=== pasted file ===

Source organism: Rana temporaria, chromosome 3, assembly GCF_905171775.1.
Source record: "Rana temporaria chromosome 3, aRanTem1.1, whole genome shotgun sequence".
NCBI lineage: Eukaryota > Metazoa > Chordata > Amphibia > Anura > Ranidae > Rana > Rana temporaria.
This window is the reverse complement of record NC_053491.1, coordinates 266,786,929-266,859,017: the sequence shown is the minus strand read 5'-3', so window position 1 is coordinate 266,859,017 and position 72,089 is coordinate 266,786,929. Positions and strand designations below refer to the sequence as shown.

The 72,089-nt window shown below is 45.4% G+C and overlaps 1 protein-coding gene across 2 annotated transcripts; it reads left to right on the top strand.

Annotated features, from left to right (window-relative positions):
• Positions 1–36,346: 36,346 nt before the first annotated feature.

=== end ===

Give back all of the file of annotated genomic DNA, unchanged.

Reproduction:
Source organism: Rana temporaria, chromosome 3, assembly GCF_905171775.1.
Source record: "Rana temporaria chromosome 3, aRanTem1.1, whole genome shotgun sequence".
NCBI lineage: Eukaryota > Metazoa > Chordata > Amphibia > Anura > Ranidae > Rana > Rana temporaria.
This window is the reverse complement of record NC_053491.1, coordinates 266,786,929-266,859,017: the sequence shown is the minus strand read 5'-3', so window position 1 is coordinate 266,859,017 and position 72,089 is coordinate 266,786,929. Positions and strand designations below refer to the sequence as shown.

The 72,089-nt window shown below is 45.4% G+C and overlaps 1 protein-coding gene across 2 annotated transcripts; it reads left to right on the top strand.

Annotated features, from left to right (window-relative positions):
• Positions 1–36,346: 36,346 nt before the first annotated feature.